Paul preached the good news of God’s love despite intense persecution from diverse opponents.
Rudy Ross and I discuss the nature of religious persecution in the first-century Greco-Roman world in today’s YouTube video. Rudy provides an interesting perspective from a Jewish perspective.
Not in Vain
Paul’s ministry was quite fruitful, even if there was severe opposition to his work. He reminded the church in Thessalonica of their experience.
1 Thessalonians 2.1 – You yourselves know, brothers and sisters, that our coming to you was not in vain.
Much of Paul’s letter served to remind the church of what had taken place. Eleven times in the short letter he wrote, “you yourselves know” or some similar language.
What did they know?
They knew that the good news had come to them with “power and in the Holy Spirit and with full conviction” (1 Thessalonians 1.5).
The message was so powerful, that they determined to mold their lives after the examples of Jesus and Paul.
We live in a world that desperately needs what the Thessalonians experienced. Let’s pray and work to that end.
The experience of first-century Christians was one of joy and persecution. They were joyful because God had delivered them from the domination of idolatry and included them in his eternal plan.
Unfortunately, many didn’t believe the good news and some chose to persecute the followers of Jesus. Paul reminded them of the reality of persecution.
1 Thessalonians 2.2 – But though we had already suffered and been shamefully mistreated at Philippi, as you know, we had courage in our God to declare to you the gospel of God despite great opposition.
The Book of Acts details how God used Paul to establish the church amid opposition.
— Acts 17.1-5 – They came to Thessalonica, where there was a Jewish synagogue.
And Paul went in, as was his custom, and on three Sabbath days argued with them from the scriptures,
Explaining and proving that it was necessary for the Messiah to suffer and to rise from the dead and saying, “This is the Messiah, Jesus whom I am proclaiming to you.”
Some of them were persuaded and joined Paul and Silas, as did a great many of the devout Greeks and not a few of the leading women.
But the Jews became jealous, and with the help of some ruffians in the marketplaces they formed a mob and set the city in an uproar.
While experiencing serious opposition, Paul and his partners knew that they were serving God and proclaiming the gospel of God. The origin of their message and ministry was the true and living God.
The way Paul, Silas, and Timothy approached the ministry is a good lesson for us.
Sharing the gospel was not optional for these men. They were servants of God and determined to work for his purposes.
May God give us the grace to imitate these servants of the Lord. May we recognize our role in the proclamation of the good news of the Lord.
Insults and Detractions
Politicians know that when you can’t win an argument against your opponent, insult and demean their character. Unfortunately, this trick is currently in use in American politics.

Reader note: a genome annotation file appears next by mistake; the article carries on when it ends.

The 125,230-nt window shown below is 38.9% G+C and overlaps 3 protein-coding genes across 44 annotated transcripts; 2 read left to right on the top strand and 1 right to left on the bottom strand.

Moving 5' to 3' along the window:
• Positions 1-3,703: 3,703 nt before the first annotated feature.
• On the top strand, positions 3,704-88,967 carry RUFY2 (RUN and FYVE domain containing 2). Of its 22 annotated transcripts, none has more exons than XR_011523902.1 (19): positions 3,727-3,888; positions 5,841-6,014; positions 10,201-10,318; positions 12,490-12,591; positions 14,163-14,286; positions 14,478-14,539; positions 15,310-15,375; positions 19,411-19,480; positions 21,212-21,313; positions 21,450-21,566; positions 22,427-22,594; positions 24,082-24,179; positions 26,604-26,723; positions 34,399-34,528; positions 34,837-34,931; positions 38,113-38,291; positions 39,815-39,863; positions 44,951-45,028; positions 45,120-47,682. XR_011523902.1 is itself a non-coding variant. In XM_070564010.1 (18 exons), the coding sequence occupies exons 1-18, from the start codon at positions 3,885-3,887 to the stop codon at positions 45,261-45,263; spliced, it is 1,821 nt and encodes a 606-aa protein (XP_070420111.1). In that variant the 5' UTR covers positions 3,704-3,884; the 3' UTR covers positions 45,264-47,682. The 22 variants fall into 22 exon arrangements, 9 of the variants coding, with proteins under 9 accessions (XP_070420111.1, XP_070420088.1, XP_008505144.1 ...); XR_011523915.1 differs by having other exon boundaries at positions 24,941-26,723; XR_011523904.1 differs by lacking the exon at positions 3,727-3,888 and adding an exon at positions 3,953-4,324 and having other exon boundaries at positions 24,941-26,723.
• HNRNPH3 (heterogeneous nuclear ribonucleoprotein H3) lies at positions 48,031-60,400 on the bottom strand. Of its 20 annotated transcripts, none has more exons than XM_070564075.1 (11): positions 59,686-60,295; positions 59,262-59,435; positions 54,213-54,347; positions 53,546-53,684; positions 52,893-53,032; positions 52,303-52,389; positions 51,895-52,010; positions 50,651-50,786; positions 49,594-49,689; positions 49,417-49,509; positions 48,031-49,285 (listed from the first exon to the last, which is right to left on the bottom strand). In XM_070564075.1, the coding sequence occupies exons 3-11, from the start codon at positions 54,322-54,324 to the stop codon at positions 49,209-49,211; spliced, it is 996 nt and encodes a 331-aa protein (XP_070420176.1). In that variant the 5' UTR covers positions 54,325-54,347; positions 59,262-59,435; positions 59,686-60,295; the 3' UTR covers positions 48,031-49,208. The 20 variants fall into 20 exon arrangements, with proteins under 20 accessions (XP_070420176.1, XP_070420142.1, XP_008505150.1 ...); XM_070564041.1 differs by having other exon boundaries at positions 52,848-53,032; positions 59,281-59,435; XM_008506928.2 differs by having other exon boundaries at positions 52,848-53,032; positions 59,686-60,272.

Paul wasn’t a politician, but he received the same treatment.
1 Thessalonians 2.3-4 – For our appeal does not spring from deceit or impure motives or trickery,
But, just as we have been approved by God to be entrusted with the message of the gospel, even so we speak, not to please mortals but to please God, who tests our hearts.
The good news of God’s love came to Thessalonica in the power of the Holy Spirit with full conviction. That event involved healing, deliverance, and the proclamation of the gospel.
Critics charged that the apostles used trickery or magic to turn people to a false religion.
Paul knew that he had been “approved by God” and his message was completely true and without any sort of manipulation.
He lived to please God, not humans. He could have found an easier way to make a living other than by preaching the gospel. His motives were definitely not “impure.”
Paul’s defense was his behavior.
1 Thessalonians 2.5-7 – As you know and as God is our witness, we never came with words of flattery or with a pretext for greed,
Nor did we seek praise from mortals, whether from you or from others,
Though we might have made demands as apostles of Christ. But we were gentle among you, like a nurse tenderly caring for her own children.
The critics may criticize, but the people who came into contact with Paul and his partners knew better.
They knew that Paul was not like his portrayal by opponents of the gospel. They knew he loved them with the same love as a nursing mother.
Today’s Bible passage has several applications for followers of Jesus in 2022.
(1) If we are persecuted for being a Christian, we are in good company. We are not better than Jesus and Paul. We don’t deserve any advantages or have rights that we should not experience difficulties.
(2) We should imitate Paul and his partners in the ministry. We should find ways to share the good news of God’s love in every arena of our lives.
(3) Unfortunately, there are some modern “ministers” who fit the description of Paul’s accusers. They are deceitful, use trickery, and are intent on power and money.
Their behavior does not change the truth of the gospel, but it does make sharing the gospel more difficult for sincere followers of Jesus.
(4) The world continues to need followers of Jesus to be as loving as a nursing mother and willing to share the good news by word and deed.
My wife and I are in California and my Internet connection is spotty at best. Videos and blog articles will appear at random times, depending on access that I have to the Internet.
Rudy Ross and I have a YouTube video on this topic that can be found on the Bob Spradling channel.